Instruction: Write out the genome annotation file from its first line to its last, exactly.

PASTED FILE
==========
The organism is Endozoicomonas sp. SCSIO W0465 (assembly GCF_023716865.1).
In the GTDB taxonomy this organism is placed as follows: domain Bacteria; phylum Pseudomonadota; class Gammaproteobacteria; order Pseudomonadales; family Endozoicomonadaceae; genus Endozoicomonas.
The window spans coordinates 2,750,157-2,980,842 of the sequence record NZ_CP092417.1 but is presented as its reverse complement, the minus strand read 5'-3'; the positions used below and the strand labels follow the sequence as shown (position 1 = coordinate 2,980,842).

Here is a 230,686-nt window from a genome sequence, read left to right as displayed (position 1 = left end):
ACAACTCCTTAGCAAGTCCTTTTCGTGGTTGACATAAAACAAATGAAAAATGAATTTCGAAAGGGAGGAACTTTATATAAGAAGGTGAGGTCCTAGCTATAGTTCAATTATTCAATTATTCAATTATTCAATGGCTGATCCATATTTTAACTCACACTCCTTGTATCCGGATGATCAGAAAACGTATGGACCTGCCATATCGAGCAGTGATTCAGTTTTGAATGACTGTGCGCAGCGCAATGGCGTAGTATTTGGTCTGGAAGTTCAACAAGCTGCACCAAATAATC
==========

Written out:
The organism is Endozoicomonas sp. SCSIO W0465 (assembly GCF_023716865.1).
In the GTDB taxonomy this organism is placed as follows: domain Bacteria; phylum Pseudomonadota; class Gammaproteobacteria; order Pseudomonadales; family Endozoicomonadaceae; genus Endozoicomonas.
The window spans coordinates 2,750,157-2,980,842 of the sequence record NZ_CP092417.1 but is presented as its reverse complement, the minus strand read 5'-3'; the positions used below and the strand labels follow the sequence as shown (position 1 = coordinate 2,980,842).

Here is a 230,686-nt window from a genome sequence, read left to right as displayed (position 1 = left end):
ACAACTCCTTAGCAAGTCCTTTTCGTGGTTGACATAAAACAAATGAAAAATGAATTTCGAAAGGGAGGAACTTTATATAAGAAGGTGAGGTCCTAGCTATAGTTCAATTATTCAATTATTCAATTATTCAATGGCTGATCCATATTTTAACTCACACTCCTTGTATCCGGATGATCAGAAAACGTATGGACCTGCCATATCGAGCAGTGATTCAGTTTTGAATGACTGTGCGCAGCGCAATGGCGTAGTATTTGGTCTGGAAGTTCAACAAGCTGCACCAAATAATC